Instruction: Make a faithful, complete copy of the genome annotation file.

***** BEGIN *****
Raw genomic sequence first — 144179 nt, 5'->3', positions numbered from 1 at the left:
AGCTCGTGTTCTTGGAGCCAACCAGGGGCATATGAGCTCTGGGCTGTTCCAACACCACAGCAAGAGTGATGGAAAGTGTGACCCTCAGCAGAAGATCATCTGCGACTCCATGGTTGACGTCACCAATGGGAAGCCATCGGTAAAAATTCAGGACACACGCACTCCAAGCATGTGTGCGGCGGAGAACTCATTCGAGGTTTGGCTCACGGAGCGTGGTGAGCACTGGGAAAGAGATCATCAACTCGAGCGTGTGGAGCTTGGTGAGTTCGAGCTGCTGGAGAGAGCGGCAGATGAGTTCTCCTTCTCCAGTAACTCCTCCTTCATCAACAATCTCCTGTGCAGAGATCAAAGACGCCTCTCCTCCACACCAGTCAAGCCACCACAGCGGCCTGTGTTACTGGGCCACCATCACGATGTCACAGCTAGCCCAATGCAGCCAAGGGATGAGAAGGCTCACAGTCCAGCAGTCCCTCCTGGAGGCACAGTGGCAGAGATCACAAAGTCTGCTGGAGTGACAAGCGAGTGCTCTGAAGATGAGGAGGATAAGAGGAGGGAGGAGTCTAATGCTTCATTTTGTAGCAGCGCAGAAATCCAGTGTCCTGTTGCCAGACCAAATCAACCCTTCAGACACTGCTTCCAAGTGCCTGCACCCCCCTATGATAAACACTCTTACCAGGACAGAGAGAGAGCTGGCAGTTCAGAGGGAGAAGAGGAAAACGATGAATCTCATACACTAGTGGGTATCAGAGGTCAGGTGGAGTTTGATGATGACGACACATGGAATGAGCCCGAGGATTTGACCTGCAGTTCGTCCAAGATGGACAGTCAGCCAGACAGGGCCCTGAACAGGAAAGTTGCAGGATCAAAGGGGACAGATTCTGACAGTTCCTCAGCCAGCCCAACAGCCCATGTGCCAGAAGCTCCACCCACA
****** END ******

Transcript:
Raw genomic sequence first — 144179 nt, 5'->3', positions numbered from 1 at the left:
AGCTCGTGTTCTTGGAGCCAACCAGGGGCATATGAGCTCTGGGCTGTTCCAACACCACAGCAAGAGTGATGGAAAGTGTGACCCTCAGCAGAAGATCATCTGCGACTCCATGGTTGACGTCACCAATGGGAAGCCATCGGTAAAAATTCAGGACACACGCACTCCAAGCATGTGTGCGGCGGAGAACTCATTCGAGGTTTGGCTCACGGAGCGTGGTGAGCACTGGGAAAGAGATCATCAACTCGAGCGTGTGGAGCTTGGTGAGTTCGAGCTGCTGGAGAGAGCGGCAGATGAGTTCTCCTTCTCCAGTAACTCCTCCTTCATCAACAATCTCCTGTGCAGAGATCAAAGACGCCTCTCCTCCACACCAGTCAAGCCACCACAGCGGCCTGTGTTACTGGGCCACCATCACGATGTCACAGCTAGCCCAATGCAGCCAAGGGATGAGAAGGCTCACAGTCCAGCAGTCCCTCCTGGAGGCACAGTGGCAGAGATCACAAAGTCTGCTGGAGTGACAAGCGAGTGCTCTGAAGATGAGGAGGATAAGAGGAGGGAGGAGTCTAATGCTTCATTTTGTAGCAGCGCAGAAATCCAGTGTCCTGTTGCCAGACCAAATCAACCCTTCAGACACTGCTTCCAAGTGCCTGCACCCCCCTATGATAAACACTCTTACCAGGACAGAGAGAGAGCTGGCAGTTCAGAGGGAGAAGAGGAAAACGATGAATCTCATACACTAGTGGGTATCAGAGGTCAGGTGGAGTTTGATGATGACGACACATGGAATGAGCCCGAGGATTTGACCTGCAGTTCGTCCAAGATGGACAGTCAGCCAGACAGGGCCCTGAACAGGAAAGTTGCAGGATCAAAGGGGACAGATTCTGACAGTTCCTCAGCCAGCCCAACAGCCCATGTGCCAGAAGCTCCACCCACA